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Research highlights from the literature

Item Type:Article
Title:Research highlights from the literature
Creators Name:Jordan, J.
Abstract:The peptide catestatin is produced from the precursor protein chromogranin A. Apparently, catestatin regulates autonomic nervous system function through blockade of ganglionic nicotinic acetylcholine receptors. A recent study suggests that genetic polymorphisms affecting catestatin may have a bearing on human blood pressure regulation. In a study in autonomic failure patients, inhibition of carbohydrate reabsorption with the alpha glucosidase inhibitor acarbose attenuated postprandial hypotension. The study may be therapeutically relevant. The neuronal norepinephrine transporter affects cardiovascular regulation through combination of central nervous and peripheral mechanisms. In a new study, pharmacological norepinephrine transporter inhibition elicited a profound pressor response in patients with central autonomic failure due to multiple system atrophy. Blood pressure did not respond in patients with peripheral autonomic neuropathies. The investigators suggest that the pressor response results from peripheral norepinephrine transporter inhibition that is unopposed by a central sympatholytic effect. In vitro, human growth hormone has a neuroprotective effect. A small placebo-controlled clinical trial evaluated the safety of human recombinant growth hormone treatment in patients with multiple system atrophy. The intervention was well tolerated. Unfortunately, the study was to small to evaluate efficacy.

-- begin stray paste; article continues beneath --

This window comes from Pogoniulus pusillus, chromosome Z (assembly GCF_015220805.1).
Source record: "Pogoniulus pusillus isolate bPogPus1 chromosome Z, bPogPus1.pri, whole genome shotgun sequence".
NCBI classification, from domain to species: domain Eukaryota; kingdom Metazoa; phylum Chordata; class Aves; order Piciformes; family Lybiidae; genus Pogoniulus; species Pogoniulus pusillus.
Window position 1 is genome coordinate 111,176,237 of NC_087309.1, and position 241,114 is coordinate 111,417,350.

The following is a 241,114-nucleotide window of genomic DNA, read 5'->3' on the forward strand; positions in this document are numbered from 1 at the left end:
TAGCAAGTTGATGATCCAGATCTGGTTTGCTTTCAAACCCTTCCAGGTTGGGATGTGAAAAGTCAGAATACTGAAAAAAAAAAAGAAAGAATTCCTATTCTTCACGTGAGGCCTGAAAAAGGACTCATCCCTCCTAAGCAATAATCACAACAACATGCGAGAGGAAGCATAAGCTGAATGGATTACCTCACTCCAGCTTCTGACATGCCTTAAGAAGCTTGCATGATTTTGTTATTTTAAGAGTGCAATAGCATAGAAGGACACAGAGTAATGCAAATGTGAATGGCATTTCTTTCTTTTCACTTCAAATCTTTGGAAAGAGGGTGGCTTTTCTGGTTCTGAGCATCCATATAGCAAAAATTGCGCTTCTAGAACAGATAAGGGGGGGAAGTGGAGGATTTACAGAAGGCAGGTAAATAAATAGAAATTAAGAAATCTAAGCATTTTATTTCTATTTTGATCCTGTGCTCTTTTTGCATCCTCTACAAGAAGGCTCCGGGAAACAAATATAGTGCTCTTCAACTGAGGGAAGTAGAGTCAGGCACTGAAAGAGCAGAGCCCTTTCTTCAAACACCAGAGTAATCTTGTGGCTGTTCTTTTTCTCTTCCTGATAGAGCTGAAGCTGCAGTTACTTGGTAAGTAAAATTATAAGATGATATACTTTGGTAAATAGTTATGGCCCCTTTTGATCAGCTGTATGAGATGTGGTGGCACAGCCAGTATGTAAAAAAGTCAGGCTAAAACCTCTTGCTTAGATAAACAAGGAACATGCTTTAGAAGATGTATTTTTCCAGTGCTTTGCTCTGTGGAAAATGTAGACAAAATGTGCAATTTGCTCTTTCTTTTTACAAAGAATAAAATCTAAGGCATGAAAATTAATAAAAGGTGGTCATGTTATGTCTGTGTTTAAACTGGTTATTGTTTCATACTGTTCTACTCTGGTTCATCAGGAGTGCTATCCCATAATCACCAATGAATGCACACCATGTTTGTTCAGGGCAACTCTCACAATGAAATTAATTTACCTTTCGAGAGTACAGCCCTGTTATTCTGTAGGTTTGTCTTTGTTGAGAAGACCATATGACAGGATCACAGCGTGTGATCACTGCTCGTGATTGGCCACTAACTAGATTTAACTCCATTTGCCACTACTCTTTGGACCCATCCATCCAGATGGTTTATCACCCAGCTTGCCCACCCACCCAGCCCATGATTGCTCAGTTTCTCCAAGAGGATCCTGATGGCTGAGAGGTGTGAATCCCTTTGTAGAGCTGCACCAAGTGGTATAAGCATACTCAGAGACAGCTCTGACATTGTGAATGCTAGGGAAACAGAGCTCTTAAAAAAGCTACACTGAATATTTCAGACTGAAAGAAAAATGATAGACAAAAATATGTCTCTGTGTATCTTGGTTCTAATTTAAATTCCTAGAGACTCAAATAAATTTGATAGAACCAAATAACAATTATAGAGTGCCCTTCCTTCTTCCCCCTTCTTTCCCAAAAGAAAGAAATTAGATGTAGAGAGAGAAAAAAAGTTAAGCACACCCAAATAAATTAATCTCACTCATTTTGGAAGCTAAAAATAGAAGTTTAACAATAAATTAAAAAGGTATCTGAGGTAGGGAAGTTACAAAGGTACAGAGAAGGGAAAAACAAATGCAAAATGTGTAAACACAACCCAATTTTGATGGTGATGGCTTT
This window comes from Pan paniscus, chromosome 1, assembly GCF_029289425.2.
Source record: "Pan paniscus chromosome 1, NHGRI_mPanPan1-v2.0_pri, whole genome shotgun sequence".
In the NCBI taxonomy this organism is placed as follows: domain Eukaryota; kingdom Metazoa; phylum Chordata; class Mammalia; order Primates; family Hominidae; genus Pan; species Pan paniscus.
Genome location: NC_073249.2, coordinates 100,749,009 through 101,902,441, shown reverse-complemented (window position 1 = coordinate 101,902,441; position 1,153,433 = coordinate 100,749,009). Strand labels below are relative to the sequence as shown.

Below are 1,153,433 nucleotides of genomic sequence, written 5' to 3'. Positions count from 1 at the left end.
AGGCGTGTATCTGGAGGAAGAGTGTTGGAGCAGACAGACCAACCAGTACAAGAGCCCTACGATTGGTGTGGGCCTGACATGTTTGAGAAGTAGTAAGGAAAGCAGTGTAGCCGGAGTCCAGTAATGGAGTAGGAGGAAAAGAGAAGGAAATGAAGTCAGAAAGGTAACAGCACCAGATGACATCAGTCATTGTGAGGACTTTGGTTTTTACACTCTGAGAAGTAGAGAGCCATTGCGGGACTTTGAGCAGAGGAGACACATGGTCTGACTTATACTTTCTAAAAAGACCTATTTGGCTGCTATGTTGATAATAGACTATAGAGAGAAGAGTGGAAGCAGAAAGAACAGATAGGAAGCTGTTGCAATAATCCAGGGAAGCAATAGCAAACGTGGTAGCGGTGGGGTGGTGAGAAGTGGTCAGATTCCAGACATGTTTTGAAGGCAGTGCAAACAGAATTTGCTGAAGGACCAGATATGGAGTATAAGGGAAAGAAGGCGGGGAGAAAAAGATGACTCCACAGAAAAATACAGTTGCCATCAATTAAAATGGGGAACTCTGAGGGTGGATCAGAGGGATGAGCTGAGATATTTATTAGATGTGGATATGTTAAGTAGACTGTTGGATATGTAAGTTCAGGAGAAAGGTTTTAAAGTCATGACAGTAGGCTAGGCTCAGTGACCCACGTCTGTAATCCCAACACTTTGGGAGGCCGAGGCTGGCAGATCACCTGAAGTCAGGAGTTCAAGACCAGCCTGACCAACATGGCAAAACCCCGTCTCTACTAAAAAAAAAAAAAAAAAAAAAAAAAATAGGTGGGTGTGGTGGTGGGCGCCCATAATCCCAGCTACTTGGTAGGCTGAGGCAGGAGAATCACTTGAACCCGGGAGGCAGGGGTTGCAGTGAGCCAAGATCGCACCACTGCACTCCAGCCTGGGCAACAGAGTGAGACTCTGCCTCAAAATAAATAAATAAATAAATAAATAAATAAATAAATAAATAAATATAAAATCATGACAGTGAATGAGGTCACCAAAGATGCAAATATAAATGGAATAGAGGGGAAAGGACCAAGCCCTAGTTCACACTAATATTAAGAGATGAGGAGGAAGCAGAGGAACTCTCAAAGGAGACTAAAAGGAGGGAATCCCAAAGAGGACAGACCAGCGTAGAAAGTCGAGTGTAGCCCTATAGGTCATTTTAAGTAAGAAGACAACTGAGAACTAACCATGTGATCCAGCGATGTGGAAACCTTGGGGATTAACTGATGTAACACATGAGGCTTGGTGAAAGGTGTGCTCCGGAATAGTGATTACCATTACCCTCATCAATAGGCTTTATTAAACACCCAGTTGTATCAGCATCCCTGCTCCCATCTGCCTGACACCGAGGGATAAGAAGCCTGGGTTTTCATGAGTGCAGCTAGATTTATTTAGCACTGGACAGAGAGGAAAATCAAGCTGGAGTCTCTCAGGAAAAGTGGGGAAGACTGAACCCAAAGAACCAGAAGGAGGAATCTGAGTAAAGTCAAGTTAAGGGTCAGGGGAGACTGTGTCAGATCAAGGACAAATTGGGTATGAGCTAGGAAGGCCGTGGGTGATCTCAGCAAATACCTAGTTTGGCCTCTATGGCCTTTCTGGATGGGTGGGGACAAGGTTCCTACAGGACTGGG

Keywords:Catestatin, Chromogranin A, Blood pressure genetics, Autonomic failure, Postprandial Hypotension, Orthostatic hypotension, Norepinephrine transporter, Acarbose, Alpha-glucosidase, Growth hormone, Neuroprotection
Source:Clinical Autonomic Research
Page Range:149-152
Date:June 2007
Official Publication:https://doi.org/10.1007/s10286-007-0419-y

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